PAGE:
The Brewers Didn't Get Sabathia. Whew.

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The Brewers Didn't Get Sabathia. Whew.

For the sake of this column, and this column alone, let's forget for a moment how unfair the current structure of Major League Baseball is. Forget that the New York Yankees won the Sabathia sweepstakes because they play in the largest market in the country, and have a seemingly unlimited supply of funding. Forget all of that, for just this column.

The Yankees free-wheeling ways continued on Wednesday, as reports have CC Sabathia ready to sign a $161 million contract to wear pinstripes for the next seven years. The contract will include an opt-out clause after three years, after which Sabathia will have already earned $69 million.

I like the idea of the opt-out clause, something that would have been perfect for the Brewers. As badly as I wanted to keep the man that single-handily got us into the playoffs last year, I didn't think it was the right move to pursue Sabathia. The contract we did offer him was already one the Brewers probably couldn't have afforded, and I didn't want to see so much money tied up into one player for the next five to seven years.

My philosophy in sports has always been to do whatever it takes to win now, but don't completely destroy your chances for the future. A lot of people argue the Packers would be a better team this year with Brett Favre, but keeping him would have (probably) cost us the future of Aaron Rodgers.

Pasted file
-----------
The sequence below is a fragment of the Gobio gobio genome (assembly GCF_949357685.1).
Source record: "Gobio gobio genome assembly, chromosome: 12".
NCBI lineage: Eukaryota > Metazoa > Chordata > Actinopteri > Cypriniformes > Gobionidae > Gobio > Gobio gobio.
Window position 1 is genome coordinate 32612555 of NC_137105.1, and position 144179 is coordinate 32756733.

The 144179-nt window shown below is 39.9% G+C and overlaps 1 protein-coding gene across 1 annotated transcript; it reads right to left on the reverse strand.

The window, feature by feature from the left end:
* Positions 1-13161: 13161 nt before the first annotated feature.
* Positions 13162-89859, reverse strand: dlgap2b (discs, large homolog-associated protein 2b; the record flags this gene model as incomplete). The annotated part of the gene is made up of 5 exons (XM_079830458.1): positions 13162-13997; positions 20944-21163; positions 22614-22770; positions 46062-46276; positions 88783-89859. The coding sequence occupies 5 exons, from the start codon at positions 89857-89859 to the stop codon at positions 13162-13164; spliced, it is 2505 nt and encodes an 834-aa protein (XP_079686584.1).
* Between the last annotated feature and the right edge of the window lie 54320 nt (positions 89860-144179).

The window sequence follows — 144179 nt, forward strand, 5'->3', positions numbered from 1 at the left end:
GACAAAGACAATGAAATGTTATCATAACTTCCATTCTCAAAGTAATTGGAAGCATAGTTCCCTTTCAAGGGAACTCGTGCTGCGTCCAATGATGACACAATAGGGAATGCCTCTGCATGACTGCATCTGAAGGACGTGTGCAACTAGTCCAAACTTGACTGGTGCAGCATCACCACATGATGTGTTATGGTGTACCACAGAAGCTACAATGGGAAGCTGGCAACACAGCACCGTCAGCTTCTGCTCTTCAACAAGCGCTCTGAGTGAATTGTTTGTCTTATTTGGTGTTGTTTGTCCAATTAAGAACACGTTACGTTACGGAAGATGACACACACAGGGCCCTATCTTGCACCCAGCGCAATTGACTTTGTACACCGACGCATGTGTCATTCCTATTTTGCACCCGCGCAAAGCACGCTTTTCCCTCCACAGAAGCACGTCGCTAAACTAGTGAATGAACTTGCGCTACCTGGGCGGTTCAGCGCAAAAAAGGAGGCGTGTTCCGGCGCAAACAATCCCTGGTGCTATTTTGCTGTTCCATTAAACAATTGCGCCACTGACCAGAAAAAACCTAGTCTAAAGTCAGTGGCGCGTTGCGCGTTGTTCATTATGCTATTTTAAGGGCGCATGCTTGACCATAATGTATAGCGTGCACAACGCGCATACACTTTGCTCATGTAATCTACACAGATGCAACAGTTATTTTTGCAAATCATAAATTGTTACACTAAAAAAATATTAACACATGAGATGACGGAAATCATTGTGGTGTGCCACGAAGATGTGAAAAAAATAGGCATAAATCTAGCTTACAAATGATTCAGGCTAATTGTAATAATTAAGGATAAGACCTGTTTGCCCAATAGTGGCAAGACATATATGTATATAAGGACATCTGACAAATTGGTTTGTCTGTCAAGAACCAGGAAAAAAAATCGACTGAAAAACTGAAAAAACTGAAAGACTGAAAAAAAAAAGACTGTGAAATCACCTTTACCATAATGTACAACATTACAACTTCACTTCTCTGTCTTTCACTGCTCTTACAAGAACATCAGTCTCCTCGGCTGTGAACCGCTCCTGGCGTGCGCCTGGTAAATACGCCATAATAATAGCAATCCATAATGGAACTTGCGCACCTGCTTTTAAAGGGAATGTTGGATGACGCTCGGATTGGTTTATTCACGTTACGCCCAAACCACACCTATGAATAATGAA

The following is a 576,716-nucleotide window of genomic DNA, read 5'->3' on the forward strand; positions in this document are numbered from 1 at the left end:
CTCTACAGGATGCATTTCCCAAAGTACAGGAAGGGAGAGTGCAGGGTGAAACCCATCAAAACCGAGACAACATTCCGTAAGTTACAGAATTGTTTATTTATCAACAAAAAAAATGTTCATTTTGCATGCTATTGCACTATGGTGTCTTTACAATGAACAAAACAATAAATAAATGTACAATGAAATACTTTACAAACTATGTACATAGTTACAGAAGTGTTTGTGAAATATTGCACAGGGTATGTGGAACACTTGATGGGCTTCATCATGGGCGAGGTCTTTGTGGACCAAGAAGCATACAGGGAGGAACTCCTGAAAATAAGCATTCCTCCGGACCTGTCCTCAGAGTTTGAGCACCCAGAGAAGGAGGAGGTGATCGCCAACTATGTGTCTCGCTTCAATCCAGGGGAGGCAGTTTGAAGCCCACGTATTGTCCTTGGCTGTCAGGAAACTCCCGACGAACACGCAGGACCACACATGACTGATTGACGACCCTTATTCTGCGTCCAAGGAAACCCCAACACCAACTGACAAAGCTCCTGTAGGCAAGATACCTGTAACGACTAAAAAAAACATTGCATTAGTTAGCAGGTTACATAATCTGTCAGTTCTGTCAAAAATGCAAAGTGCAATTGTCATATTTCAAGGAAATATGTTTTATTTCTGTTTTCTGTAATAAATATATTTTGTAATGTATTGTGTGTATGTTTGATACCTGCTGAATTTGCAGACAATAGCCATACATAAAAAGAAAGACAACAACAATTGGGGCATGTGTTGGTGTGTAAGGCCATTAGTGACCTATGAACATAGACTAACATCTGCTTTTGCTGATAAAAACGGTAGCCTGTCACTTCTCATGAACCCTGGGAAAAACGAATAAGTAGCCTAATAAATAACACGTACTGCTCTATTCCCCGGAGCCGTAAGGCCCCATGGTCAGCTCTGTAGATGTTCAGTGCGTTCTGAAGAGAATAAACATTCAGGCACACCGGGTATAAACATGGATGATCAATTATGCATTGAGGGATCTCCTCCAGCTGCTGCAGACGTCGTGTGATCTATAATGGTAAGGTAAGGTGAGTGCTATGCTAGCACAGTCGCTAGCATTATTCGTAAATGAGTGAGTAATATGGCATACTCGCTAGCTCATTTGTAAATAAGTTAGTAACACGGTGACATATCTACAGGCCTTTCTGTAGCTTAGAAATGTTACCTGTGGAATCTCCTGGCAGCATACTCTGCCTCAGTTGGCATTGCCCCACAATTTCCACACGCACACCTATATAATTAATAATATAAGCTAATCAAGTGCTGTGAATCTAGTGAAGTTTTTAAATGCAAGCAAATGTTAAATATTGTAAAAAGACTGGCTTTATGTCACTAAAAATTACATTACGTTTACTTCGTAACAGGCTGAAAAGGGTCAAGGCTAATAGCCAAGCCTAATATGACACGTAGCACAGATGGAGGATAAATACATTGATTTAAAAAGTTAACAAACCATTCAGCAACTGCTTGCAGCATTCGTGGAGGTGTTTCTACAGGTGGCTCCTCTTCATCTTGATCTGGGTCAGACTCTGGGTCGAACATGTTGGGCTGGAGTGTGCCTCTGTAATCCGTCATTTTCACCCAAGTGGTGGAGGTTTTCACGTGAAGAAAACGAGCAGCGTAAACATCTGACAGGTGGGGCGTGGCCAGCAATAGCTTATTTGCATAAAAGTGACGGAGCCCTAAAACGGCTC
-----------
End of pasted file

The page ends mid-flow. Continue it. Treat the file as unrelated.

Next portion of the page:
With the Brewers, I argued for the trade of CC Sabathia because having him for three months was better for the future of the franchise than the career of Matt LaPorta. While we're a long way away from realizing if that will turn out to be true or not, the trade did get the Brewers into the playoffs for the first time in 26 years. So far, so good.

But despite how amazing Sabathia was, I don't think signing him would have been a smart play. Let's say something happens to CC in the next three years, and he either balloons up or injures his arm. Odds are, he's not going to opt out of any deal paying him cold hard cash, and the Yankees will be tied down by that money til 2016. Alright, maybe not tied down, since they are the Yankees, but still a lot of money nonetheless.

That's money the Yankees can afford, while the Brewers can not. If Milwaukee is going to be competitive in the next six to seven years, they need that money to not only sign free agents, but retain a lot of their bright young stars. Putting all that money towards one person would jeopardize the team around him.

Sabathia will likely be a great pitcher though for the next few years. He might even win a Cy Young in that time as well. I think this signing is a great move for the Yankees, but would have been a bad move for the Brewers.

And because of the current structure of Major League Baseball, that's the unfortunate truth.

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